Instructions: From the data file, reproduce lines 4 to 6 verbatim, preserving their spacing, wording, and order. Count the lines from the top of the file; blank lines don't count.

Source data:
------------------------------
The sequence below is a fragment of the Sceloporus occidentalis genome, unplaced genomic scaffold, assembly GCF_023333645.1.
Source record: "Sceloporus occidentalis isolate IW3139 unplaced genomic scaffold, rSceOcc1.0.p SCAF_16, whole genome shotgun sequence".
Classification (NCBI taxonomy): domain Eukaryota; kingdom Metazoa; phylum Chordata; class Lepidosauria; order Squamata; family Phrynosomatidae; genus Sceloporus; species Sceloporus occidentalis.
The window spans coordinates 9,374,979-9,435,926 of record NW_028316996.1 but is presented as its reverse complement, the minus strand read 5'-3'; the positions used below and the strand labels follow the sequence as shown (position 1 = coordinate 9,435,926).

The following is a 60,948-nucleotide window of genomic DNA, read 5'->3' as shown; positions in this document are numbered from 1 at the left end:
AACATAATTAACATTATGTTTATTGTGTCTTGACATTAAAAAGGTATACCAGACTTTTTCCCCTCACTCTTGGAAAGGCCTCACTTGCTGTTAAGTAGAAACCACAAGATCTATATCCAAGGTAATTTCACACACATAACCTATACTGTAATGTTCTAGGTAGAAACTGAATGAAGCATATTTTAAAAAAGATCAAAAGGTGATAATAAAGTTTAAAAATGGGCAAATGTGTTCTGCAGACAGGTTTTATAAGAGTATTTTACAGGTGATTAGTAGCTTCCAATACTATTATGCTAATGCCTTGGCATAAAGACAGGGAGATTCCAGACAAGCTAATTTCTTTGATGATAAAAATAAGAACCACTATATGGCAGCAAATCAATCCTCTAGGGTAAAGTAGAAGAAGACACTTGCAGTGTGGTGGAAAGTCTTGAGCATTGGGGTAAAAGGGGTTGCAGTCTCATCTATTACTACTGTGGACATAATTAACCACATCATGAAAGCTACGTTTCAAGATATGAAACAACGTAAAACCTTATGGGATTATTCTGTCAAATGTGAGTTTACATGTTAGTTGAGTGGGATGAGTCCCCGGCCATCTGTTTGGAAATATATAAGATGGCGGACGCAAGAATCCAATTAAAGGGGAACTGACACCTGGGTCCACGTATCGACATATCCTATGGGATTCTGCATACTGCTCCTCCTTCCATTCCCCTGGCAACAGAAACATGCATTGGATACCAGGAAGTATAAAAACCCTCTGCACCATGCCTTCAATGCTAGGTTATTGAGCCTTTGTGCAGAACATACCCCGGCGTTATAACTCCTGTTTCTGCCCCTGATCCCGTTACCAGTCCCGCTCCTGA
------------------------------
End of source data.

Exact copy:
The window spans coordinates 9,374,979-9,435,926 of record NW_028316996.1 but is presented as its reverse complement, the minus strand read 5'-3'; the positions used below and the strand labels follow the sequence as shown (position 1 = coordinate 9,435,926).

The following is a 60,948-nucleotide window of genomic DNA, read 5'->3' as shown; positions in this document are numbered from 1 at the left end:
AACATAATTAACATTATGTTTATTGTGTCTTGACATTAAAAAGGTATACCAGACTTTTTCCCCTCACTCTTGGAAAGGCCTCACTTGCTGTTAAGTAGAAACCACAAGATCTATATCCAAGGTAATTTCACACACATAACCTATACTGTAATGTTCTAGGTAGAAACTGAATGAAGCATATTTTAAAAAAGATCAAAAGGTGATAATAAAGTTTAAAAATGGGCAAATGTGTTCTGCAGACAGGTTTTATAAGAGTATTTTACAGGTGATTAGTAGCTTCCAATACTATTATGCTAATGCCTTGGCATAAAGACAGGGAGATTCCAGACAAGCTAATTTCTTTGATGATAAAAATAAGAACCACTATATGGCAGCAAATCAATCCTCTAGGGTAAAGTAGAAGAAGACACTTGCAGTGTGGTGGAAAGTCTTGAGCATTGGGGTAAAAGGGGTTGCAGTCTCATCTATTACTACTGTGGACATAATTAACCACATCATGAAAGCTACGTTTCAAGATATGAAACAACGTAAAACCTTATGGGATTATTCTGTCAAATGTGAGTTTACATGTTAGTTGAGTGGGATGAGTCCCCGGCCATCTGTTTGGAAATATATAAGATGGCGGACGCAAGAATCCAATTAAAGGGGAACTGACACCTGGGTCCACGTATCGACATATCCTATGGGATTCTGCATACTGCTCCTCCTTCCATTCCCCTGGCAACAGAAACATGCATTGGATACCAGGAAGTATAAAAACCCTCTGCACCATGCCTTCAATGCTAGGTTATTGAGCCTTTGTGCAGAACATACCCCGGCGTTATAACTCCTGTTTCTGCCCCTGATCCCGTTACCAGTCCCGCTCCTGA